From Merrill Gilfillan

Merrill Gilfillan’s book of selected and new stories, recently out, is delicious:

“Summer evenings when the light softens and the air sets, you will see boys materialize from various points of the little village and walk heavily to the playground of the knoll-top school. Two, three, four of an evening, they straggle in and take, each, privately, to one of the playground swings with a discreet distance between them and slowly begin to swing. They are lovesick Arapaho boys, sixteen and eighteen years old, and their swinging as the night falls is pensive and stop-gap. Their long black hair flows and buckles with their arcs. They gaze off at the tail end of sunflare behind the Wind River mountains or at the dusty river course, August-salty, to the east, below. They will swing in rhythmic silence through the sunset and well into the dark before they wander off in various directions and finally home.”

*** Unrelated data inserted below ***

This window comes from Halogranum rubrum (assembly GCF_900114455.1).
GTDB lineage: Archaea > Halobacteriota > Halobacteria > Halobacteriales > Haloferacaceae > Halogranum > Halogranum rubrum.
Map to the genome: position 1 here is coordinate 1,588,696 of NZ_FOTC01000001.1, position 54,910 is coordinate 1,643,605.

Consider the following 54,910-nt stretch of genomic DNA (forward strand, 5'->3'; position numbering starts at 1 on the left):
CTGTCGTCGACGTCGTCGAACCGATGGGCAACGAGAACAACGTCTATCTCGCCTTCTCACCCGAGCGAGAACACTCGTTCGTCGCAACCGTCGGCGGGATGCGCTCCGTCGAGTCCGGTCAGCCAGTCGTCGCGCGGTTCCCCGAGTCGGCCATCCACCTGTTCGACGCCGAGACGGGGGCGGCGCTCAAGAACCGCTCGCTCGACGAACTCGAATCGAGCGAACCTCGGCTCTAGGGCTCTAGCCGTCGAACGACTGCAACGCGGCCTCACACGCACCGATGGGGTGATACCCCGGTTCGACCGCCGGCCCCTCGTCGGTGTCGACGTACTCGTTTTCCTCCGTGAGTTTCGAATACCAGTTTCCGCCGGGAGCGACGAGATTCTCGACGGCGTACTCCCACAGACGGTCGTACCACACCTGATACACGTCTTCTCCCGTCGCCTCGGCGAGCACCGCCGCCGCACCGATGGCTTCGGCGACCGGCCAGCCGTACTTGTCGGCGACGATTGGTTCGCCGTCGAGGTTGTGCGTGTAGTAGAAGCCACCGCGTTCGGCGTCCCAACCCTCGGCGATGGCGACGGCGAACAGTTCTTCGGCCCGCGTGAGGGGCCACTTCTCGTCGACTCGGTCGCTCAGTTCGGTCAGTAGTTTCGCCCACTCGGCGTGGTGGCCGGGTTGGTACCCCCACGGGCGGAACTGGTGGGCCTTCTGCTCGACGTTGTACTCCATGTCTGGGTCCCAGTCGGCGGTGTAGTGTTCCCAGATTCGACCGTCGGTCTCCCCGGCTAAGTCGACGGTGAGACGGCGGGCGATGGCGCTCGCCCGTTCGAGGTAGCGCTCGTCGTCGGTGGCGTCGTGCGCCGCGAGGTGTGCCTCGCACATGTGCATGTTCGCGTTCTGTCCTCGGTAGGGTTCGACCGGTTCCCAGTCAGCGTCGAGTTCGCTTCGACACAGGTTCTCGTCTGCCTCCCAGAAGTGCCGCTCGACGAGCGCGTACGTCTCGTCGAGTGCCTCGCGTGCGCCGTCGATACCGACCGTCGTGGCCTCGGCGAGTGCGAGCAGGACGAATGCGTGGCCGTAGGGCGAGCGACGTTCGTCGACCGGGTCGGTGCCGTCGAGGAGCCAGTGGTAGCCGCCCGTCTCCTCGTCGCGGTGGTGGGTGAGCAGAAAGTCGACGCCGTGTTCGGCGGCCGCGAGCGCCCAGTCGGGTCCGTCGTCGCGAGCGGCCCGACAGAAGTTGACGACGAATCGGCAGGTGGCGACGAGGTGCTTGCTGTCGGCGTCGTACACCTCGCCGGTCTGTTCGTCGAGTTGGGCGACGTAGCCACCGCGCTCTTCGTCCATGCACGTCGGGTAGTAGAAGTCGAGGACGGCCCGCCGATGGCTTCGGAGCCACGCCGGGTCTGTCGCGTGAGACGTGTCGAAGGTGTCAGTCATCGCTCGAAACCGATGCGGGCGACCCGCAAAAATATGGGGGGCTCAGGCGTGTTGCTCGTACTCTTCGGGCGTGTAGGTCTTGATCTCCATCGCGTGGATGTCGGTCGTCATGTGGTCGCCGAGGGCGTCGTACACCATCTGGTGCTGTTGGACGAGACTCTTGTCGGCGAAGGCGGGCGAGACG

From Annie Kim

I’ve been getting to know the work of poet Annie Kim. Here’s part of her poem “Post-Colonial Album: 1980” from Into the Cyclorama:


raw fish bleeding through a pile of newspapers


a skinny road with no shoulders


plane trees, fresh tar and stale bus diesel, men

riding bicycles in white cotton masks, though not


necessarily in that order


stick of rice cake burnt on one side, the frayed gloves

handing it to me red, then I’m peeling back the foil


the ice beneath the snow is yellow

hard like an ancient scab


we sing carols on the dark drive home, we have


the only car in the neighborhood, a garden and a gate

that locks us in, there is no


natural order to recollecting this


see these sunlit windowpanes

I stare out this morning, how miraculously they fit


side by side



I also love this little gem from “A Rag For My Father”:


A father is a kind of trap

you could easily fall for.

A father is a type of map

you stupidly search for.